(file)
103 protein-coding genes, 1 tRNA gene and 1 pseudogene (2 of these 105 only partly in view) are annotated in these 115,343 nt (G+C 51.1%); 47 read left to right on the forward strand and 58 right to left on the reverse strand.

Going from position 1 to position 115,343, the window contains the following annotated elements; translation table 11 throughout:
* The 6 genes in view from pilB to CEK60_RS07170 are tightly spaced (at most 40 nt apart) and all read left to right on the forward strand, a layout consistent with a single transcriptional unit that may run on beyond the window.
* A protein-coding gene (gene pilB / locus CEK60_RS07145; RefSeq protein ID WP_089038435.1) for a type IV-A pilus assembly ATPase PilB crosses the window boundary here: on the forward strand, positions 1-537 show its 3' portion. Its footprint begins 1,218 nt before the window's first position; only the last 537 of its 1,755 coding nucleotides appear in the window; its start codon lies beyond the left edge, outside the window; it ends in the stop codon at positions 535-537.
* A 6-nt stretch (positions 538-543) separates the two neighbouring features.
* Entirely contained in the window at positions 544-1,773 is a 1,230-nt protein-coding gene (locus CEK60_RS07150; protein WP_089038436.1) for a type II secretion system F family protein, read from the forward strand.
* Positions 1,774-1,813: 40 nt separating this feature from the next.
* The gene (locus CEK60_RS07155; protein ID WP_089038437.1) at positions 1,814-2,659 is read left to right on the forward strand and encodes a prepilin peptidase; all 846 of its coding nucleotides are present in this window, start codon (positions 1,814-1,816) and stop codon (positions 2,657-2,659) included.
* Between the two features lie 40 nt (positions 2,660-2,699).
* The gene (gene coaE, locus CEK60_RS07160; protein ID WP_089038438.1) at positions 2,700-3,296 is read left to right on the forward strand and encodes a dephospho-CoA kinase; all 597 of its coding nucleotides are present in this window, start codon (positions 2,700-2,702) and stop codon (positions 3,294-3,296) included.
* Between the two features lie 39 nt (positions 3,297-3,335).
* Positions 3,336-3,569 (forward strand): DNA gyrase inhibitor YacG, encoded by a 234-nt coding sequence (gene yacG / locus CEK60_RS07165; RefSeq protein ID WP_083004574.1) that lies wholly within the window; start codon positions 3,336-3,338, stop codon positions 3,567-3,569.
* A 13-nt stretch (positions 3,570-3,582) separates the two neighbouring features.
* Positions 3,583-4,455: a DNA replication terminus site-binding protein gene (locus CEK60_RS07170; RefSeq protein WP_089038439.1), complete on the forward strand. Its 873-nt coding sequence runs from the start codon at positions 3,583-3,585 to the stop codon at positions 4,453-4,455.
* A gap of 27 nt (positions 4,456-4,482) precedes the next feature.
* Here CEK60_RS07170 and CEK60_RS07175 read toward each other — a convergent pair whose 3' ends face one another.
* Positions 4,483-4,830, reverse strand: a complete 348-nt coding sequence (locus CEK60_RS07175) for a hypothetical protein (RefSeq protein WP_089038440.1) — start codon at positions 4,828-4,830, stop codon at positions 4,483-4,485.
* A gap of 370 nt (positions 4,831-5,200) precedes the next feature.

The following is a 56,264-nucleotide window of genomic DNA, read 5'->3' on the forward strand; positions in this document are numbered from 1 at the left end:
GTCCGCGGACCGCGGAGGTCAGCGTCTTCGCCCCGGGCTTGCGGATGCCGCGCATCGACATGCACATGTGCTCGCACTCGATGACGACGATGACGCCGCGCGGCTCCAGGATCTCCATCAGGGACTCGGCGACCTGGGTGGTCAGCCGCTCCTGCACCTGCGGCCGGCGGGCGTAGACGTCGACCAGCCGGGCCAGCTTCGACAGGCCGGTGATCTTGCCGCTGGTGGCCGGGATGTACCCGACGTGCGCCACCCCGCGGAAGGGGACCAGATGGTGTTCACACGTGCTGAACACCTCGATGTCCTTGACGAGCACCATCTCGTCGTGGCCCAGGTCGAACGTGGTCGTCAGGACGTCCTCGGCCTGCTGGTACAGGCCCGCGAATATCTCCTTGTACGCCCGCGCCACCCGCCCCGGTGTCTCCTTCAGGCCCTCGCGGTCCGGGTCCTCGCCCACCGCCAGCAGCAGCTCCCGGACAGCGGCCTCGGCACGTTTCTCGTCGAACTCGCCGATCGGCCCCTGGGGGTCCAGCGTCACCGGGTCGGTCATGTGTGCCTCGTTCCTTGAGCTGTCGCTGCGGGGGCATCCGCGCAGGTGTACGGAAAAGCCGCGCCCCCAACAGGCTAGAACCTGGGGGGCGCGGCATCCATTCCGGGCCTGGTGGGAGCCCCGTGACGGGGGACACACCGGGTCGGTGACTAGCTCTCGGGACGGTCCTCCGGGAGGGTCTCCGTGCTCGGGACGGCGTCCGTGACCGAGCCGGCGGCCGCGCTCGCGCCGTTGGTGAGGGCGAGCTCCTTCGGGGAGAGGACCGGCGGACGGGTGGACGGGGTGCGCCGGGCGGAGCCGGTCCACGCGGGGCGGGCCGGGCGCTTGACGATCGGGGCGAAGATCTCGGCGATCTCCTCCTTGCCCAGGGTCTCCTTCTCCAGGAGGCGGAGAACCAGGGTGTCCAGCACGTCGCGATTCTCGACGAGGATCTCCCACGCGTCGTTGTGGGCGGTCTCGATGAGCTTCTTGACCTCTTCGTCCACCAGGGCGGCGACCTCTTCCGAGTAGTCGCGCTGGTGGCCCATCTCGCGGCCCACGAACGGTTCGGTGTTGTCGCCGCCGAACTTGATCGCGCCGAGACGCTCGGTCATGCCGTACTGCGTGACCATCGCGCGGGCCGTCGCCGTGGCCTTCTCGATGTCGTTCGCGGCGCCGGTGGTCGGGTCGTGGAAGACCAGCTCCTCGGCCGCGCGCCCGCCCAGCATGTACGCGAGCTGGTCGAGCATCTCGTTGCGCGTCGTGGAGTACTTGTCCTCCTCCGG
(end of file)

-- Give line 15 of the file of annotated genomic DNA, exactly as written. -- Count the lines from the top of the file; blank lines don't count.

* A gap of 27 nt (positions 4,456-4,482) precedes the next feature.